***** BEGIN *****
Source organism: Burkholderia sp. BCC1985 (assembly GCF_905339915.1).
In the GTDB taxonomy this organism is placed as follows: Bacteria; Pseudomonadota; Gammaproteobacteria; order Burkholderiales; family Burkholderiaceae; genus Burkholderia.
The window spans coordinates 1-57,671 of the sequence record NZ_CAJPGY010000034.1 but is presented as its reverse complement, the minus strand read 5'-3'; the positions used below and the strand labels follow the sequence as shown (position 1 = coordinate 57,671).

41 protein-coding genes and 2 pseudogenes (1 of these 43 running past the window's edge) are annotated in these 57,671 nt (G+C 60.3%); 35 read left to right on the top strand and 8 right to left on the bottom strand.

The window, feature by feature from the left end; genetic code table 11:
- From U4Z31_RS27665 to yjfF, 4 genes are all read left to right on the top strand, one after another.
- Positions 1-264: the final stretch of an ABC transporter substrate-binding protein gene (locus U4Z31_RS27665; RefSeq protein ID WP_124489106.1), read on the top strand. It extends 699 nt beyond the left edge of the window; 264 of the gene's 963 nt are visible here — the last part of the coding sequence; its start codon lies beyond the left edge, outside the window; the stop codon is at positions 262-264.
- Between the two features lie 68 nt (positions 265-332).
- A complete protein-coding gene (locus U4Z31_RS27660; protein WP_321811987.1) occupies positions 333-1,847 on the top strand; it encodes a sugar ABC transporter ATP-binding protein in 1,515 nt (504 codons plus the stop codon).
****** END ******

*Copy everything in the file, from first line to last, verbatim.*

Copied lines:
Source organism: Burkholderia sp. BCC1985 (assembly GCF_905339915.1).
In the GTDB taxonomy this organism is placed as follows: Bacteria; Pseudomonadota; Gammaproteobacteria; order Burkholderiales; family Burkholderiaceae; genus Burkholderia.
The window spans coordinates 1-57,671 of the sequence record NZ_CAJPGY010000034.1 but is presented as its reverse complement, the minus strand read 5'-3'; the positions used below and the strand labels follow the sequence as shown (position 1 = coordinate 57,671).

41 protein-coding genes and 2 pseudogenes (1 of these 43 running past the window's edge) are annotated in these 57,671 nt (G+C 60.3%); 35 read left to right on the top strand and 8 right to left on the bottom strand.

The window, feature by feature from the left end; genetic code table 11:
- From U4Z31_RS27665 to yjfF, 4 genes are all read left to right on the top strand, one after another.
- Positions 1-264: the final stretch of an ABC transporter substrate-binding protein gene (locus U4Z31_RS27665; RefSeq protein ID WP_124489106.1), read on the top strand. It extends 699 nt beyond the left edge of the window; 264 of the gene's 963 nt are visible here — the last part of the coding sequence; its start codon lies beyond the left edge, outside the window; the stop codon is at positions 262-264.
- Between the two features lie 68 nt (positions 265-332).
- A complete protein-coding gene (locus U4Z31_RS27660; protein WP_321811987.1) occupies positions 333-1,847 on the top strand; it encodes a sugar ABC transporter ATP-binding protein in 1,515 nt (504 codons plus the stop codon).